Colony numbers up, honey production falling

DRESDEN, Ontario — The increase in the number of honeybee colonies in Canada may not be a sign of a healthy industry.

Davis Bryans of Munro Honey in Ontario said the higher colony numbers can be linked to an increase in the number of hives split by producers.

“People are increasing their numbers trying to calculate what they’re going to lose the next winter. These are colonies that are not going to produce. The idea is to get them through the next winter so maybe they can produce the following year,” Bryans said.

Dr. Ernesto Guzman, head of the Honey Bee Research Centre at the University of Guelph, said Ontario beekeepers have experienced three times the normal loss of colonies every year for the past three years.

“That’s an undeniable fact,” he said.

“The reason why colony numbers have been sustained or have even increased is because beekeepers have been splitting their colonies more and they import colonies from other countries. It has nothing to do with the bees being healthy.”

In contrast to Guzman and Bryans, CropLife Canada sees increased colony numbers as a positive sign for beekeepers.

The organization, which represents seed and agricultural chemical companies, said there has been a 24 percent increase in colony numbers in Canada since 2000.

The same view was expressed by Paul Thiel, vice-president of innovation and public affairs with Bayer CropScience, at the Standing Senate Committee on Agriculture in March.

Bayer, together with Syngenta, market most of the world’s neonicotinoid insecticides.

Used widely to protect seed from insect pests, the products have also been blamed for negative impacts on honeybees and other pollinators.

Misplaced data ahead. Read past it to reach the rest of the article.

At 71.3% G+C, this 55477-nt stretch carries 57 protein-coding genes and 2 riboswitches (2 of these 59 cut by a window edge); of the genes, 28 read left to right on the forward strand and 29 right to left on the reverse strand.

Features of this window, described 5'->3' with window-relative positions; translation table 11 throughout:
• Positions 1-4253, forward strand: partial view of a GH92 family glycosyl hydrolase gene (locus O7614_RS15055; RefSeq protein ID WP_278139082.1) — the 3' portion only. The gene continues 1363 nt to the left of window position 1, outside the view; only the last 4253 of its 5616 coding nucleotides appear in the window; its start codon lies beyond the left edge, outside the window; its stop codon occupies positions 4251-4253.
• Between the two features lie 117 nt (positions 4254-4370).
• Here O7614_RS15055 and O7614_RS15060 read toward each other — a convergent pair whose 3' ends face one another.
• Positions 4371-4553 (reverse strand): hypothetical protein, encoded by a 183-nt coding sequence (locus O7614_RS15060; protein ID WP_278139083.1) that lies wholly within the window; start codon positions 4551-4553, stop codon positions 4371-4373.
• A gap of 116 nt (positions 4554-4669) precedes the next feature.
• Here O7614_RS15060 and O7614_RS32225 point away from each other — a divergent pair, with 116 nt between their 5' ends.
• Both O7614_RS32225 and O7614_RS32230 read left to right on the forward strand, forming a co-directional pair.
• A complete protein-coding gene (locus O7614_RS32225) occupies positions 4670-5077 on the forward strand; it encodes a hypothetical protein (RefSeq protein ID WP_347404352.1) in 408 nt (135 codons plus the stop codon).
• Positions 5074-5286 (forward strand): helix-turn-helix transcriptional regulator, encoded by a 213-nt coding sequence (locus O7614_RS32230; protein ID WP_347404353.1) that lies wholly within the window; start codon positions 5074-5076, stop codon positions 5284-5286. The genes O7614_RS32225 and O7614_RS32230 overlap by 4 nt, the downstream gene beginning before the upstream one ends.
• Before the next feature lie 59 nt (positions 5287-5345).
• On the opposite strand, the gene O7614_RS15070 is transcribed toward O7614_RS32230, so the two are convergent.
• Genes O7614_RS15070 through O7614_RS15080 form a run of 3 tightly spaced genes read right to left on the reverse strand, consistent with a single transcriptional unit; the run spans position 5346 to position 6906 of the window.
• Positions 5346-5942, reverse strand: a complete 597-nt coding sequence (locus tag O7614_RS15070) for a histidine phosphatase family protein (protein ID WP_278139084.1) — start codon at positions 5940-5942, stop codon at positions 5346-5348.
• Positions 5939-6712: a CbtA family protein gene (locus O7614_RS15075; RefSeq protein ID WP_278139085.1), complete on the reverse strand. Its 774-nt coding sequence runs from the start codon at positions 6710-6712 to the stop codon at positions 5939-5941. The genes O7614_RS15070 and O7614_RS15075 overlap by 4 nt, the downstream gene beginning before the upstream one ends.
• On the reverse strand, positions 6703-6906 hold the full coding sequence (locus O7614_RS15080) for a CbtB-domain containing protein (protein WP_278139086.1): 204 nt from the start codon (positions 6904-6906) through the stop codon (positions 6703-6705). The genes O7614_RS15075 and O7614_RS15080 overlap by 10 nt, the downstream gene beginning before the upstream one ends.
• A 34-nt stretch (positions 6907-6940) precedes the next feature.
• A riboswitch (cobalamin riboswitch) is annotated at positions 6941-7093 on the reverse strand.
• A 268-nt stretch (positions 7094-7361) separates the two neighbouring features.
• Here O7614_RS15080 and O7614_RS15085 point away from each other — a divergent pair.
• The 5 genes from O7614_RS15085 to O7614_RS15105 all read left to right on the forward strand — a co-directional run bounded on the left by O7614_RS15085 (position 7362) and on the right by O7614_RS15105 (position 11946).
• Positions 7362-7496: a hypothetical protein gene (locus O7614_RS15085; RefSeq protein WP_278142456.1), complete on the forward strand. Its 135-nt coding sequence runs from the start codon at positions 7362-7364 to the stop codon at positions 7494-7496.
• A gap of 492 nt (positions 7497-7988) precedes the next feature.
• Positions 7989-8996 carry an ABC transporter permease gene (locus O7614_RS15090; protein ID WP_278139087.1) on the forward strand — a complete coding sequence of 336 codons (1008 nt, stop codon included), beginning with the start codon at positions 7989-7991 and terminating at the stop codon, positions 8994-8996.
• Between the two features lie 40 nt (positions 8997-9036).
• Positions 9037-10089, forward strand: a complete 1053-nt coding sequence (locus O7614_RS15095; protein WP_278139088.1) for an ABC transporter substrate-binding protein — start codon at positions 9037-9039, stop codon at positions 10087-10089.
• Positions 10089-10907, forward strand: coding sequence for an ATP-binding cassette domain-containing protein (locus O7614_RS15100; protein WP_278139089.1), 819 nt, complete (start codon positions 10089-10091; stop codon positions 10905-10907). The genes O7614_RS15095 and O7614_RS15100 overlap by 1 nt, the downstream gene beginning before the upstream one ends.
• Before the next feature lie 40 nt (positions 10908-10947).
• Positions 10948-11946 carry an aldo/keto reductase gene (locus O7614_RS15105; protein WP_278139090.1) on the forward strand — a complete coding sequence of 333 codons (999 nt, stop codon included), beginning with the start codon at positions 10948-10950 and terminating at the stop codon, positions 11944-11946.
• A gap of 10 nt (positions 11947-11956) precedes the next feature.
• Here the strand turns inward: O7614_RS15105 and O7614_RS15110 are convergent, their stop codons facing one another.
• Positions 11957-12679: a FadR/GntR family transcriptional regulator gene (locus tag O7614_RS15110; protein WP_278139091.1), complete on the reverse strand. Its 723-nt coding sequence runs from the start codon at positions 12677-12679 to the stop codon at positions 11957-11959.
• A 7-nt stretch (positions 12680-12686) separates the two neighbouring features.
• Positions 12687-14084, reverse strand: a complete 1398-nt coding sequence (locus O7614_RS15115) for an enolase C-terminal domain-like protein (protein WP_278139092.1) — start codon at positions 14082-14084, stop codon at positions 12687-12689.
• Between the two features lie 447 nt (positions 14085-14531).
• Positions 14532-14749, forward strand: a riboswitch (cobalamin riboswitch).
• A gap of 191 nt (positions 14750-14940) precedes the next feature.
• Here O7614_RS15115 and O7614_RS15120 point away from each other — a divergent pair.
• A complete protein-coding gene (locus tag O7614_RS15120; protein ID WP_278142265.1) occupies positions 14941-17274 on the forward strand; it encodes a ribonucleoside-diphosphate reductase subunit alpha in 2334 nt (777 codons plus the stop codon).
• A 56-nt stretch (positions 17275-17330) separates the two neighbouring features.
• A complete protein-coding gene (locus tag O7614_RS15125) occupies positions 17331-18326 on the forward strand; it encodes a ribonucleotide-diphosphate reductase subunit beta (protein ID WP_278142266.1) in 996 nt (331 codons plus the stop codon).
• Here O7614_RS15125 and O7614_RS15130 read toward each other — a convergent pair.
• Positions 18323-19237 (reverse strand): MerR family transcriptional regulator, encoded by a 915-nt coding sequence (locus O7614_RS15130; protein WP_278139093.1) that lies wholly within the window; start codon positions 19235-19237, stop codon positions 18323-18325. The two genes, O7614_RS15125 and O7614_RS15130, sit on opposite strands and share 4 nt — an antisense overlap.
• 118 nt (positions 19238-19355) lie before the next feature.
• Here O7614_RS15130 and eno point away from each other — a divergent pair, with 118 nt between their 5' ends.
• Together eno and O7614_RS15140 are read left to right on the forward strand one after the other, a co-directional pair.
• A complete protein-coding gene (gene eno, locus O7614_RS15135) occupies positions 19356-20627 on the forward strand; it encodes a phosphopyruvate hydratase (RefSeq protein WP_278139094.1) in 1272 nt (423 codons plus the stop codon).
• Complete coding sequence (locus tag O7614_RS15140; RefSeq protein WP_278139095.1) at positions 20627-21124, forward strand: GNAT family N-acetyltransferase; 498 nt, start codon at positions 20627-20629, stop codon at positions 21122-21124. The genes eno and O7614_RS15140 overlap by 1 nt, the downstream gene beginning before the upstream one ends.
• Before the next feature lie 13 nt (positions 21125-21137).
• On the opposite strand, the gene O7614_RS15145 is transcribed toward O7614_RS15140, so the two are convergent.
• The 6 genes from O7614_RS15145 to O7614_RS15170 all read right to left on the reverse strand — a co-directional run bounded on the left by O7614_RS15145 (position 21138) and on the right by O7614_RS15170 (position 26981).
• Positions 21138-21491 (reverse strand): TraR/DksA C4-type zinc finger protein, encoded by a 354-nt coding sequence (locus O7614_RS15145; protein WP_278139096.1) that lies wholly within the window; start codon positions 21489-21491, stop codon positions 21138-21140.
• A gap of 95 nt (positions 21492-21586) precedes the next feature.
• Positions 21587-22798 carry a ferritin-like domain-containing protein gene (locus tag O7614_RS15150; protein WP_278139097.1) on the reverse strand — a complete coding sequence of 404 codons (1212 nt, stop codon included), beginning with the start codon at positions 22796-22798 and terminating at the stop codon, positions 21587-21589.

“Managed colonies in Ontario and Quebec have increased since 2003,” Thiel said.

“It is important to note also this increase in colony numbers took place during the same decade that these modern treatments came into use. Such overwhelming empirical evidence is supported by the extensive research showing that these products do not represent a long-term threat to colony health.”

Statistics Canada tracks colony numbers with an annual survey. That’s the data CropLife Canada and Bayer have used to support their case.

However, the survey also points out that although colony numbers are up, honey production per colony is down from coast to coast.

Production per colony in Canada from 2002 to 2006 averaged 140 pounds. For the period 2006 to 2010, it was down to 131 lb. In 2013, it averaged 112 lb.

The trend holds true throughout Western Canada for those time periods, with the exception of Saskatchewan.But the numbers are most dramatic in Ontario.

From 2002 to 2006, the average Ontario colony produced 119 lb. of honey. That fell to an average of 84 lb. during the 2006 to 2010 period and 65 lb. in 2013.

In Quebec, numbers fell from 96 lb. to 85 lb. to 66 lb. in 2013.

Saskatchewan produced an average of 193 lb. per colony for the 2002 to 2006 period. That increased to 205 lb. for the 2006-2010 period but fell to 182 lb. in 2013.

Guzman said honey production is a good indicator but not the only indicator of colony health.

Pesticides are one challenge for the honey industry. There are also serious pest and disease problems including the varroa mite,which many experts view as the number one concern.

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